This technology is available from Temarex Corporation.



Inventors: D. Mugler, Y. Wu

Disclosure 306 U.S. Patent not yet issued


For any system which is oscillatory in nature, the present invention addresses industry's need for improved accuracy and/or larger stability regions in system simulations and in prediction of function values from function and derivative samples. The invention is essentially a new "Predictor-Corrector" integrator. Particularly useful for system simulations, the new method builds on past polynomial-based methods such as Adams-Bashforth (AB) for predictors and Adams-Moulton (AM) for correctors in the sense that the new method includes the old polynomial-based methods as a special case. Based on a Nyquist-type criterion which involves the highest frequency of the solution, the invention provides coefficients different than the AB or AM methods would dictate, and the result allows for an increase in the size of the time step in a simulation, resulting in a faster calculation of the solution.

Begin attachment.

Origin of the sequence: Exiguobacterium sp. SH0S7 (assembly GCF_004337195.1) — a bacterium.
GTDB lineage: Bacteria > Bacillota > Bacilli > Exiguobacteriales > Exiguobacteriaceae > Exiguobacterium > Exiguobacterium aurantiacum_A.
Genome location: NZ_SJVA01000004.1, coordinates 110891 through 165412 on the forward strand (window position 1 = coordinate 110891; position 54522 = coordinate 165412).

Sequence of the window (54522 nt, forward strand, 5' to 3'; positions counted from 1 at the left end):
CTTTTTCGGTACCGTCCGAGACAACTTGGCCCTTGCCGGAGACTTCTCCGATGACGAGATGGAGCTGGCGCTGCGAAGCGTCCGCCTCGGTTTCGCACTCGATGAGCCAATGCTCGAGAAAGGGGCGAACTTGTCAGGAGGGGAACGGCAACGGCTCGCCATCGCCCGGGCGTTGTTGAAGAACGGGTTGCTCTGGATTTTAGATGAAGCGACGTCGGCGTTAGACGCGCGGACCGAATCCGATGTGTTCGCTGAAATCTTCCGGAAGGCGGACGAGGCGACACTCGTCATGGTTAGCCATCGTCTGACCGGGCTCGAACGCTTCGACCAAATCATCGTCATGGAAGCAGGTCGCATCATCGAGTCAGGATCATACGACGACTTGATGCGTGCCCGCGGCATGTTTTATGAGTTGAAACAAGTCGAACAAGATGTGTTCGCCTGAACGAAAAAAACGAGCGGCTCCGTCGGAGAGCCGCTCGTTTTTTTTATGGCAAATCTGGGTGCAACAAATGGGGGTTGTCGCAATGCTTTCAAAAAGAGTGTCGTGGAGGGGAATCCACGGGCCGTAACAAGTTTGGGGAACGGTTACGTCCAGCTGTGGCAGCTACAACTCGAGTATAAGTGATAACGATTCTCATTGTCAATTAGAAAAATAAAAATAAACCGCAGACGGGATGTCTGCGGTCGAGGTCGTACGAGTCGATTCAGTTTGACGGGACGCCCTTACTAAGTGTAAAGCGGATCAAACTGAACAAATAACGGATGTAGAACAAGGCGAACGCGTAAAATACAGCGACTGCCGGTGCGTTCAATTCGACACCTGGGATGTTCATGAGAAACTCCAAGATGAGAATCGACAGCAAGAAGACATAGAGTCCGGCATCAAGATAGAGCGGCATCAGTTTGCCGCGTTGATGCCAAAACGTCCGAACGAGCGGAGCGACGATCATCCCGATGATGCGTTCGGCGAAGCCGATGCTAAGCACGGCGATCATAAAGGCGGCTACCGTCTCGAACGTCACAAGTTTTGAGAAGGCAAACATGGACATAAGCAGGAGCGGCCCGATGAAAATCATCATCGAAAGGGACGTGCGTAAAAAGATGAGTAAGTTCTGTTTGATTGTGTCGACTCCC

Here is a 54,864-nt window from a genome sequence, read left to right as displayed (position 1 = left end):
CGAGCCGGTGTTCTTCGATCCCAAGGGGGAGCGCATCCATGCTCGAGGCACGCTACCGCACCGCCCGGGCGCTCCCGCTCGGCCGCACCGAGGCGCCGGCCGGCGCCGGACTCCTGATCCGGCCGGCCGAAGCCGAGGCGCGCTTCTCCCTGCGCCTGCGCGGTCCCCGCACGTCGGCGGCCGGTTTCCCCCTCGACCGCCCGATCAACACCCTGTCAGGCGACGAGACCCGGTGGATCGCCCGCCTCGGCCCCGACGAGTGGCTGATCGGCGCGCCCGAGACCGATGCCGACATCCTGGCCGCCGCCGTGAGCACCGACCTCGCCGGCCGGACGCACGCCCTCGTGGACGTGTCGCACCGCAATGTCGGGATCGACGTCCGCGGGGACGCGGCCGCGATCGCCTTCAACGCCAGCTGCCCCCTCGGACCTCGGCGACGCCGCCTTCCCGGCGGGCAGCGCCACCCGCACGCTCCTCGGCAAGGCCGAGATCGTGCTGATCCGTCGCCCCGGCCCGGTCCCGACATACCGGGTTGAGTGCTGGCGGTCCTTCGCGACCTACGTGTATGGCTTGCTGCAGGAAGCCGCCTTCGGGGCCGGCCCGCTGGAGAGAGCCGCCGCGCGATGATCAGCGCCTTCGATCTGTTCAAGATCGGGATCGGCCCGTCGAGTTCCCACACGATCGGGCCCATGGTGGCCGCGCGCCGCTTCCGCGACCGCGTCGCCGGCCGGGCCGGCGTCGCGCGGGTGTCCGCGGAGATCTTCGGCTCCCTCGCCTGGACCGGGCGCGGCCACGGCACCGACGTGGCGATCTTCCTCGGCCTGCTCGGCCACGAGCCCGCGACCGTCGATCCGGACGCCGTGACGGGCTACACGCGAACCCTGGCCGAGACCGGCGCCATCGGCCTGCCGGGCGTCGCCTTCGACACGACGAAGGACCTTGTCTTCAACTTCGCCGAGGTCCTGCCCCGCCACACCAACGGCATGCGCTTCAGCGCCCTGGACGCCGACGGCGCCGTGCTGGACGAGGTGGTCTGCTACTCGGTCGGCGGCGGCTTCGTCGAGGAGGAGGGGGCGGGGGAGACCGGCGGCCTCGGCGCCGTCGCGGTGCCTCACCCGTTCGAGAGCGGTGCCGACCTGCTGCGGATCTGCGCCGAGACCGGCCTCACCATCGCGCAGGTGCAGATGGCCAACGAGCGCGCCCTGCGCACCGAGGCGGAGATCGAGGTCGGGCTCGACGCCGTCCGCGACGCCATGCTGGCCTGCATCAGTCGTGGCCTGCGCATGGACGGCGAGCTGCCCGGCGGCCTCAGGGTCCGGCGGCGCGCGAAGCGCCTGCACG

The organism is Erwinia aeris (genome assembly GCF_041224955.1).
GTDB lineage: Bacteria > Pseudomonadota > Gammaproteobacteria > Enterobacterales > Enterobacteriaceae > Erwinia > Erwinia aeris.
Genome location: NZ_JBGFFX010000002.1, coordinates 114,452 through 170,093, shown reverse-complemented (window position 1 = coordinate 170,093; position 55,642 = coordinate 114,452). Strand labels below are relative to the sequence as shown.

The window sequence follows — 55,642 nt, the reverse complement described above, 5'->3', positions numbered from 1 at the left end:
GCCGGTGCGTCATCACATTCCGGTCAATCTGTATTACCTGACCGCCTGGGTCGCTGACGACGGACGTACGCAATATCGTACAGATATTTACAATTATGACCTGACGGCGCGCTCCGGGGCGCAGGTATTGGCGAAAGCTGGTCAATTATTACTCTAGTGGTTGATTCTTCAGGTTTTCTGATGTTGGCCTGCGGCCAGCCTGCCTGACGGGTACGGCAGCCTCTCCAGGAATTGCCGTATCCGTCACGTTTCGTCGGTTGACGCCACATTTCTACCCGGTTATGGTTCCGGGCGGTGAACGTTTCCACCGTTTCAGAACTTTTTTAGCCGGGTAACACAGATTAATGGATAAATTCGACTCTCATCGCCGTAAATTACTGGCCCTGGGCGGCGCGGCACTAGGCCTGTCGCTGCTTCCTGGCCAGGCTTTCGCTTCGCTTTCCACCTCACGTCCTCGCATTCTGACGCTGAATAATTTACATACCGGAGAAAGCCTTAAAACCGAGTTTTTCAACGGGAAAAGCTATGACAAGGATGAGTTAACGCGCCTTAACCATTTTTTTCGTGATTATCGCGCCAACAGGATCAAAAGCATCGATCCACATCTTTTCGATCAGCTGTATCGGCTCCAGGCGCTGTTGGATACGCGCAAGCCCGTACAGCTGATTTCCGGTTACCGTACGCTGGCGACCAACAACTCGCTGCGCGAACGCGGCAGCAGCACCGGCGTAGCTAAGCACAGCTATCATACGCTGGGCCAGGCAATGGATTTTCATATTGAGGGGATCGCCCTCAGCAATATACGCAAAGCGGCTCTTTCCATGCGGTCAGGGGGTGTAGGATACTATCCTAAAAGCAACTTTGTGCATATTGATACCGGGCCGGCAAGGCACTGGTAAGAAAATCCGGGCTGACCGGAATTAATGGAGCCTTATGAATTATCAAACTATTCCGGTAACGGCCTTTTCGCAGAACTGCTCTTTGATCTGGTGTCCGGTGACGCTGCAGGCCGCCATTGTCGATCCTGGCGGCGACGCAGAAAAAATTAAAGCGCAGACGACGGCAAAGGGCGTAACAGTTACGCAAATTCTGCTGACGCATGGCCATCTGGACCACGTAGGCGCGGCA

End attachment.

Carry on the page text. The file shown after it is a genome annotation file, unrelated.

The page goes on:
Work in the digital domain is assumed for the calculations, but data may be samples of a continuous time signal such as in the case of uniform sampling of a signal from a sensor. With an appropriate estimate of the highest frequency in the data, just as for the standard Nyquist criterion, coefficients in the new predictor-corrector formulas are determined and may be stored in a lookup table without recalculation. The result may be applied to functions of even polynomial growth which are oscillatory in nature, and the new computations will provide better accuracy. If the highest frequency in the data is near zero, then the data is essentially polynomial-like in nature and the new method simplifies to the standard AB and AM methods. For truly oscillatory functions, the new approach increases accuracy and reduces computation time.

In addition to system simulations, applications of the invention include any area where the prediction of a future function value from past derivative samples is needed. For example, such information could be used to more accurately deploy airbags (i.e. smart airbags), based on the new approach applied to estimate velocity from accelerometer data. Other instances of where prediction of future velocity values may be implemented is in controlling the operation of a moving object or in regulating the spacing of moving vehicles (i.e. inter-vehicle spacing) on an automated highway system (AHS). Further applications suitable for this technology include aircraft's enhanced ground proximity warning systems (EGPWS), traffic collision and avoidance systems (TCAS) and the like. Other applications include predictive filters, signal prediction and the like. For commercial applications, these new formulas and methods could be hardwired into computer circuitry.